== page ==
Darkness creeps across the sky, covers the land. Darkness that is more than failing light. Darkness that reveals the judgment of God. Darkness that mirrors the absence of light in the hearts of men. The sun hides its glory because mankind has crucified its Maker. The sky turns cold and forbidding because it cannot bear to illumine so horrible a scene. It seems as if God must be looking the other way—He can’t bear to see the Light of the World nailed to a tree.

3:00 p.m.

The horror increases.

His body is dehydrated from sweating for hours on end. “I thirst.” A natural cry. But is there more? Could it more than just physical thirst? Could this thirst be His soul feeling the fiery wrath of God’s judgment? For God’s anger is being poured out on the Son of Man because He has taken on Himself the sins of mankind. My sins. Your sins. But not one of His own.

Eli, Eli, lama sabachtani?” Have more poignant words ever been uttered? Such desolate sadness. The cry of the anguished and the damned. “My God, my God, why have you forsaken me?” What was Jesus feeling in that moment? Only heaven knows… and hell.

Now it is time for the end. The pure, the innocent, the guiltless One releases His life into the hands of a Father who He knows loves Him with an eternal love.

It is enough. No more pain, no more punishment, no more sacrifice is needed. He has paid the price required of His holy and just Father. He has satisfied the demands of God’s righteousness. The Father is pleased. Jesus knows He has done what was necessary.

He pulls Himself upward for one last time. His chest heaves as he draws in one last breath. Then the Victorious One cries out in a voice that rings with triumph and exultation. “Tetelestai!” It is finished. It is done. Paid in full. Salvation has been won.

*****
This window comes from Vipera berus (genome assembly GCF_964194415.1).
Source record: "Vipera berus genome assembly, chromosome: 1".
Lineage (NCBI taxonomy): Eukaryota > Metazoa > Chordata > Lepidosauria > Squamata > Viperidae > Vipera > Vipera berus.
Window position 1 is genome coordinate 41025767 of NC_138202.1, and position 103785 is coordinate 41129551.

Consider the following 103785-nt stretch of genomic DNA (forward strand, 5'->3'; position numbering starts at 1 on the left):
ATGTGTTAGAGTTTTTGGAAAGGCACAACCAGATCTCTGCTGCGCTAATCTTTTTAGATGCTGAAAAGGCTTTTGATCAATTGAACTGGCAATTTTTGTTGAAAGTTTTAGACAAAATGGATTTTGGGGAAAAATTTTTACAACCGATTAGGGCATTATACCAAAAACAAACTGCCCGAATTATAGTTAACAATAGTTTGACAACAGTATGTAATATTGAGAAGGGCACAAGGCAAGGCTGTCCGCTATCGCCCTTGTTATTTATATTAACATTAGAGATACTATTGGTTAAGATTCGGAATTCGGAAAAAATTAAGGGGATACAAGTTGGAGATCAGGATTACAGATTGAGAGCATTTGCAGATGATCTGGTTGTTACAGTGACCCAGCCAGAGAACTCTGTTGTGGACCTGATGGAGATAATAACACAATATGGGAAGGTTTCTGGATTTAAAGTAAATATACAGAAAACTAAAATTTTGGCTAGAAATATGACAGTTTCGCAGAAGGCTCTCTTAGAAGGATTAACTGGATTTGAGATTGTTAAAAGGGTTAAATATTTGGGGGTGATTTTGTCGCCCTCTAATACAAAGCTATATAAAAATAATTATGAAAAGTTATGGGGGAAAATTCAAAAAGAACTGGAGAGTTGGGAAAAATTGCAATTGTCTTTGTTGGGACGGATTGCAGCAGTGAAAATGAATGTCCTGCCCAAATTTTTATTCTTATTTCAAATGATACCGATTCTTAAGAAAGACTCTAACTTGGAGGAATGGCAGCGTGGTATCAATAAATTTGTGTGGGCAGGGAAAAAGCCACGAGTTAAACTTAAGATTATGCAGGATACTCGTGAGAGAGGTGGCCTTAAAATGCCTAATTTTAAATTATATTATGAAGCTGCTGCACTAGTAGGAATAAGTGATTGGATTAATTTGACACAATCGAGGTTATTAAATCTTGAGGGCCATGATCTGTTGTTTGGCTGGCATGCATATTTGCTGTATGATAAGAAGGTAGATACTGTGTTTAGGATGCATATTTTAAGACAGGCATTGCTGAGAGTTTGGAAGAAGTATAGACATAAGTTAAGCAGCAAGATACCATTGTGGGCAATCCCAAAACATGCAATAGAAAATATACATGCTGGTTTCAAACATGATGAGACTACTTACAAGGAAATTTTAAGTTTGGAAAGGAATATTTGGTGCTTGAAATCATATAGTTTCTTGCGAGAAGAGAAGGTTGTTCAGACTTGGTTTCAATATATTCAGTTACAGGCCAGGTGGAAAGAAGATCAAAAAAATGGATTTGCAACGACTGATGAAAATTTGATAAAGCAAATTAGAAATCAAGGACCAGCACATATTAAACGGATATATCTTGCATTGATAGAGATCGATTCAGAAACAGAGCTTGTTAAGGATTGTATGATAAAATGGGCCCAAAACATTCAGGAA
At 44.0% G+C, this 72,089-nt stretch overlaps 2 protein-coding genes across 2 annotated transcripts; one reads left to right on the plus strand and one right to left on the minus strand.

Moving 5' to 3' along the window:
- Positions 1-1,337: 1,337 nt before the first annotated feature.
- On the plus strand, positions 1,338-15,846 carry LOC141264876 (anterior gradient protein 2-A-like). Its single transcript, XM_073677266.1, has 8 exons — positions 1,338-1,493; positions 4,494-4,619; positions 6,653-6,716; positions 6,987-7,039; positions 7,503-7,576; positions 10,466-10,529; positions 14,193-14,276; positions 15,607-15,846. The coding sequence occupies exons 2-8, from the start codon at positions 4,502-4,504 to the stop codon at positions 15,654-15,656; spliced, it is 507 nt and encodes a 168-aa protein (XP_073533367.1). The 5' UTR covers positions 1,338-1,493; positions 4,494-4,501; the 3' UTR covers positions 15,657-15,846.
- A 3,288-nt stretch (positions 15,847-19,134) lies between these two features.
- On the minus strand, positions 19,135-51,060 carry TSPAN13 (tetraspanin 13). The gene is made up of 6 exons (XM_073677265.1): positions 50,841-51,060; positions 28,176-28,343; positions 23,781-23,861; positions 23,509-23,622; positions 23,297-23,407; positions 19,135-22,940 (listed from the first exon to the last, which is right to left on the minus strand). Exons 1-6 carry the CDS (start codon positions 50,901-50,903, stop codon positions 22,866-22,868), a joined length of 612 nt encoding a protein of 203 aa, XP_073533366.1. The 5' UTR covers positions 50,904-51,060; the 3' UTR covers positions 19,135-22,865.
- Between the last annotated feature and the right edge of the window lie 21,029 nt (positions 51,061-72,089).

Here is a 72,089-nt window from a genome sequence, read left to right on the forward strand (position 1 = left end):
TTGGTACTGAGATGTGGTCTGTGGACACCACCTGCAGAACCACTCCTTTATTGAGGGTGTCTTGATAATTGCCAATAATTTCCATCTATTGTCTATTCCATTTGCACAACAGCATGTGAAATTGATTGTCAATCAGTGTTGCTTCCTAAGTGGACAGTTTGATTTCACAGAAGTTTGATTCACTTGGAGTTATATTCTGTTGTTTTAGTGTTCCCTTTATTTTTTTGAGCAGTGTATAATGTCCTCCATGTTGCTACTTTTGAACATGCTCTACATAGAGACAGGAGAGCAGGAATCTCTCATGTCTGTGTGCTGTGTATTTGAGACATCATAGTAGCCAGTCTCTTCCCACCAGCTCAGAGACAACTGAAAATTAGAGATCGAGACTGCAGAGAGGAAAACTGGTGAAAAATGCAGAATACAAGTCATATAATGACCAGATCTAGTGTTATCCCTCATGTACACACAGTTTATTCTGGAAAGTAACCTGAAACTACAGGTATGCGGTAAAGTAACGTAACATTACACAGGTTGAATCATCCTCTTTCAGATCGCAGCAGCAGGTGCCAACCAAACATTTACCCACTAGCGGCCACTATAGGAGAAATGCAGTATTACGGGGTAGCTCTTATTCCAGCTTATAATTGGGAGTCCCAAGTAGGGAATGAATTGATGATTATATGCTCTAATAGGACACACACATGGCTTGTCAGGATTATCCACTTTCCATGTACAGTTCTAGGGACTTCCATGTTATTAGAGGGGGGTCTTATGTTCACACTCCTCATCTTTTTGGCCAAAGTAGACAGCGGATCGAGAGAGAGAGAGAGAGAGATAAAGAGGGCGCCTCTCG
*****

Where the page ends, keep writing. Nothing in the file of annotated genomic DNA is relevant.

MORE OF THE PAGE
His head drops as the last gasp of air leaves his torn, wrecked, bleeding, exhausted body. The Lamb of God has been slain for the sin of the world.

Reflection

What a joy to experience the forgiveness of God! Yet, we must never forget that our forgiveness came at such a high price. We often think that we are forgiven because of the love of God. But this is not true. It is a false idea, and it betrays our lack of a proper understanding of God’s nature. We forget that God is so good, so pure, so holy, so just that He cannot just arbitrarily forgive sin. This is beyond even the power of God. The righteousness of God demands that sin must be punished. This is His essential nature.

But it is also God’s nature to love. And though His love could not just freely forgive us, it could provide the means for forgiveness. And that is exactly what God’s love did. And that is what the Cross is all about.

Oswald Chambers explains this fact so well:

“Beware of the pleasant view of the Fatherhood of God—God is so kind and loving that of course He will forgive us. That sentiment has no place whatever in the New Testament. The only ground on which God can forgive us is the tremendous tragedy of the Cross of Christ; to put forgiveness on any other ground is unconscious blasphemy… Forgiveness, which is so easy for us to accept, cost the agony of Calvary.”

With this thought in mind, we must ask ourselves—what do we do now, on this Good Friday? When we consider the Cross of Jesus, and the immensity of God’s love for us, what is our response to be? It can only be one thing. To love Him in return. To give our lives to the One who gave His life for us. To serve Him unconditionally who for our sakes suffered the death of a common slave. To totally and completely give our lives to Him is the only appropriate answer.

As Oswald Chambers concluded: “When you realize all that it cost God to forgive you, you will be held as in a vice, constrained by the love of God.”